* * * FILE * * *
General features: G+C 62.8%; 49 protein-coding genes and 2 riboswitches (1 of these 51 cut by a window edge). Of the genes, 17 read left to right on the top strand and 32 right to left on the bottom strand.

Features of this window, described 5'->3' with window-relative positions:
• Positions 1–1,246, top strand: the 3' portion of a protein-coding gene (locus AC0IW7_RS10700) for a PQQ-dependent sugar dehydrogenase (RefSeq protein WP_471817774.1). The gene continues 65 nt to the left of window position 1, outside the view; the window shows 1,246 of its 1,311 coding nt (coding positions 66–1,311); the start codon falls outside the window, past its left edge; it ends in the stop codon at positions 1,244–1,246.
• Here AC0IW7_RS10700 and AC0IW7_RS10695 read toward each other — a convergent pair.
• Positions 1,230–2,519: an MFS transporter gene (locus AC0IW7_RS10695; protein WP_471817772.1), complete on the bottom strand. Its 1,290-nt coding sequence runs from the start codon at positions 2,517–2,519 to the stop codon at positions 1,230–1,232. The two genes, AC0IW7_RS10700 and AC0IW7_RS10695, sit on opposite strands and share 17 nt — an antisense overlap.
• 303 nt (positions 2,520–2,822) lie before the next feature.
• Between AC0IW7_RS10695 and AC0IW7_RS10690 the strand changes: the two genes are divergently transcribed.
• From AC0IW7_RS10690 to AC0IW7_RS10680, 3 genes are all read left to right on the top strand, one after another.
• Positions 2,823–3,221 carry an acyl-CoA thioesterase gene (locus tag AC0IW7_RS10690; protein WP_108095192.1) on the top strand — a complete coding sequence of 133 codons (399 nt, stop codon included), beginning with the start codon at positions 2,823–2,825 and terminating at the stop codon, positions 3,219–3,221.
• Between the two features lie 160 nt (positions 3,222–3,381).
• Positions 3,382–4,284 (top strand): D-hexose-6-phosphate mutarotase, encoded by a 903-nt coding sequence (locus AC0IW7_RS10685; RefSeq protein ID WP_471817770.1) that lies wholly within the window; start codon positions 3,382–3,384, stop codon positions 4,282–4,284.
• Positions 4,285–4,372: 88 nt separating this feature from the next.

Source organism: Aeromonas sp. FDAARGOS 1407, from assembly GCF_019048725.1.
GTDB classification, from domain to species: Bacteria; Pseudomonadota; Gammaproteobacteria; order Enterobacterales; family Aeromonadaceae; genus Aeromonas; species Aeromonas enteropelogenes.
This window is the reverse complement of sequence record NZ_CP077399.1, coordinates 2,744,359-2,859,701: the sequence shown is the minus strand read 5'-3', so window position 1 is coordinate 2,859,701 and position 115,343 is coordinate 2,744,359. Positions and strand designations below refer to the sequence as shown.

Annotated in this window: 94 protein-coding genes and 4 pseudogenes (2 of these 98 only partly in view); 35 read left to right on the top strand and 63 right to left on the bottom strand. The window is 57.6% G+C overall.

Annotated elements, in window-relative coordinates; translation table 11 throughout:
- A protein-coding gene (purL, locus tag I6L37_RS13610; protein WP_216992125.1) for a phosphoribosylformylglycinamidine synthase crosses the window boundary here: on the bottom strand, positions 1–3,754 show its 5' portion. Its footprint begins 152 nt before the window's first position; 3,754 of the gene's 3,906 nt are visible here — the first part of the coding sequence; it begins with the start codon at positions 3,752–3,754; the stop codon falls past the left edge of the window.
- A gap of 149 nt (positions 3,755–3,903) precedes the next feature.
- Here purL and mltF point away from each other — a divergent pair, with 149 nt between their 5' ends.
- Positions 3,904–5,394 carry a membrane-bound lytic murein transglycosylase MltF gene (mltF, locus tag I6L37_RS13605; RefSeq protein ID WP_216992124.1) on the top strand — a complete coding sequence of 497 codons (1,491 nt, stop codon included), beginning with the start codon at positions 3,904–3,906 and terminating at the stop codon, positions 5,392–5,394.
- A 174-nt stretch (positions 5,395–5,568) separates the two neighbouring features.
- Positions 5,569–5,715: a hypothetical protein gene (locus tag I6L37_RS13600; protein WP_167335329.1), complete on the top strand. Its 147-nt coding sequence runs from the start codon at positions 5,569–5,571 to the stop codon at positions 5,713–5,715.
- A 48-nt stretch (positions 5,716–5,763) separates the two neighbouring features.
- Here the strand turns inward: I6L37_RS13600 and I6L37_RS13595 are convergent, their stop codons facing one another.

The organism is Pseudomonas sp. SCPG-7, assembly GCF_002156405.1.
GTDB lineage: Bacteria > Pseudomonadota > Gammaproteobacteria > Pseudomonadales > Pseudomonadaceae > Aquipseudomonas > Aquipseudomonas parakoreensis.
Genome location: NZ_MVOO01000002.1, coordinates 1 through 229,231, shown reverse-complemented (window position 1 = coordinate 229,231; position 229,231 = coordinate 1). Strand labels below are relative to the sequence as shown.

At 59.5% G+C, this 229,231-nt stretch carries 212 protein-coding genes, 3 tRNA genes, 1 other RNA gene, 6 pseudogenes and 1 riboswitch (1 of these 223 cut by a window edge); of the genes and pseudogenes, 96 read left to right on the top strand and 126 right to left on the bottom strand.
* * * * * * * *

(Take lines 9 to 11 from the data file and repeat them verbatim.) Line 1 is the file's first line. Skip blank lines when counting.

• Positions 2,823–3,221 carry an acyl-CoA thioesterase gene (locus tag AC0IW7_RS10690; protein WP_108095192.1) on the top strand — a complete coding sequence of 133 codons (399 nt, stop codon included), beginning with the start codon at positions 2,823–2,825 and terminating at the stop codon, positions 3,219–3,221.
• Between the two features lie 160 nt (positions 3,222–3,381).
• Positions 3,382–4,284 (top strand): D-hexose-6-phosphate mutarotase, encoded by a 903-nt coding sequence (locus AC0IW7_RS10685; RefSeq protein ID WP_471817770.1) that lies wholly within the window; start codon positions 3,382–3,384, stop codon positions 4,282–4,284.